The FCC’s Open Internet Order is long and complex and the challenge to it is likewise difficult to untangle. The agency regularly engages in ad hoc rulemaking that results, per Judge Posner, in “unprincipled compromises of Rube Goldberg complexity among contending interest groups viewed merely as clamoring suppliants who have somehow to be conciliated.” The Open Internet Order is no exception and therefore faces several legal vulnerabilities.
In my view, the soft underbelly of the Order is the agency’s position that ISPs are not First Amendment speakers. While courts are generally very deferential to agencies, they are not deferential on constitutional questions. Further, the court panel (two Democrat appointees, one Republican appointee), unfortunately, was not in the carriers’ favor. The major carriers, however, have focused their arguments on whether the agency should receive deference in classifying Internet access as a telecommunications service.
That said, it’s possible the major carriers could get at least a partial win with their arguments. That likelihood is increased because Alamo Broadband and Dan Berninger raised the First Amendment problems with the Order. Given the strength of the First Amendment arguments, the Court might shy away from reaching the issue of whether ISPs are speakers. Below, some thoughts on the moments during oral arguments that surprised me and what went according to predictions.
A receptive ear in Judge Williams re: the First Amendment arguments. (Good for: ISPs) The First Amendment arguments went better than I’d expected. Alamo and Berninger’s counsel, Brett Shumate, argued the First Amendment issues well and had good responses for skeptical questions. Shumate found a receptive ear in Judge Williams, who seemed to understand the serious First Amendment risks posed by the Order. Williams repeatedly brought up the fact that MetroPCS a few years ago tried to curate the Internet and provide its customers free YouTube, only to face resistance from the FCC and net neutrality activists.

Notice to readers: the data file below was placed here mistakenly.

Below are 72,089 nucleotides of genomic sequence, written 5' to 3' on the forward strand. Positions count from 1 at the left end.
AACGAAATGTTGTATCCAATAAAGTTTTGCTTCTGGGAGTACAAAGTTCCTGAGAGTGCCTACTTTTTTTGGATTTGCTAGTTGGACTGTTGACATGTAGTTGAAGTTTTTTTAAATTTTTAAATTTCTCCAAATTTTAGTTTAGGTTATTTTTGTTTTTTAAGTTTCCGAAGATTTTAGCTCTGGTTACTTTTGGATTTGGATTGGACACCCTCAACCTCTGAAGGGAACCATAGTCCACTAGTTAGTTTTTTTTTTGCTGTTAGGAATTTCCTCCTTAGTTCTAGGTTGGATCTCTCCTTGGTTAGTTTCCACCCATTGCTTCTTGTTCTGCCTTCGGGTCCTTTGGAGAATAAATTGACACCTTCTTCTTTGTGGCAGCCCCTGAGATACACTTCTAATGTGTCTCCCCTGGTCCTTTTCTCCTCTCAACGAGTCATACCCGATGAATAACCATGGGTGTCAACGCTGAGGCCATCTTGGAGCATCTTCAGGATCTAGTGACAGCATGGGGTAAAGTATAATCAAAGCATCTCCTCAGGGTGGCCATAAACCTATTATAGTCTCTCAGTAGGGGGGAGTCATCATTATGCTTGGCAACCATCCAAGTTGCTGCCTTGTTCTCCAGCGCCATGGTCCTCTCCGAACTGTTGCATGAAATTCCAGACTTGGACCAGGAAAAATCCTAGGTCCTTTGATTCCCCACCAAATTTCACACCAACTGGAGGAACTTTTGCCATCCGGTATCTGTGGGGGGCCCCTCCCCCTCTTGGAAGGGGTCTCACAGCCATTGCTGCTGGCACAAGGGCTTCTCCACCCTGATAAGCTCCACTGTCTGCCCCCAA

The other two judges were more skeptical but Shumate corrected some misconceptions. The biggest substantive objection from Srinivasan, who sounded the most skeptical of the First Amendment arguments, was that if the Court reaches the First Amendment issues, it has determined that the FCC has reasonably classified Internet access as a common carrier service. He suggested that this means the First Amendment issues mostly disappear. No, Shumate explained. Congress and the FCC can call services whatever they want. They could declare Google Search or Twitter feeds a common carrier service tomorrow and that would have zero effect on whether filtering by Google and Twitter is protected by the First Amendment. Tatel asked whether Section 230’s liability protections suggest ISPs are common carriers and Shumate corrected that misconception, a subject I have written on before.
A major FCC concession that ISPs have to option to change their offerings and escape common carrier regulation. (Good for: ISPs) Title II advocates are spinning the terse First Amendment exchanges as a victory. I’m not convinced. The reason the arguments didn’t generate more heat was because the FCC lawyer made a huge concession at the outset: ISPs that choose to filter the Internet are not covered by the Open Internet Order.
FCC lawyer: “If [ISPs] want to curate the Internet…that would drop them out of the definition of Broadband Internet Access Service.”
Judge Williams: “They have that option under the Order?”
FCC lawyer: “Absolutely, your Honor. …If they filter the Internet and don’t provide access to all or substantially all endpoints, then they drop out of the definition of [BIAS] and the rules don’t apply to them.”
This admission seriously undermines the purposes of the Order. The FCC is stating outright that ISPs have the option to filter and to avoid the rules. That seems to mean that Comcast’s Stream Internet protocol television service, where it is curating streaming TV programs, is not covered by the rules. If Facebook’s Free Basics or a similar service launched in the US giving free, limited access to the Web, that is not covered by the Order. Finally, this means that the many broadband packages that offer family-friendly filtering are outside of the FCC’s rules. It’s not clear how much remains to be regulated since all ISPs reserve the right to filter content and each filters at least some content.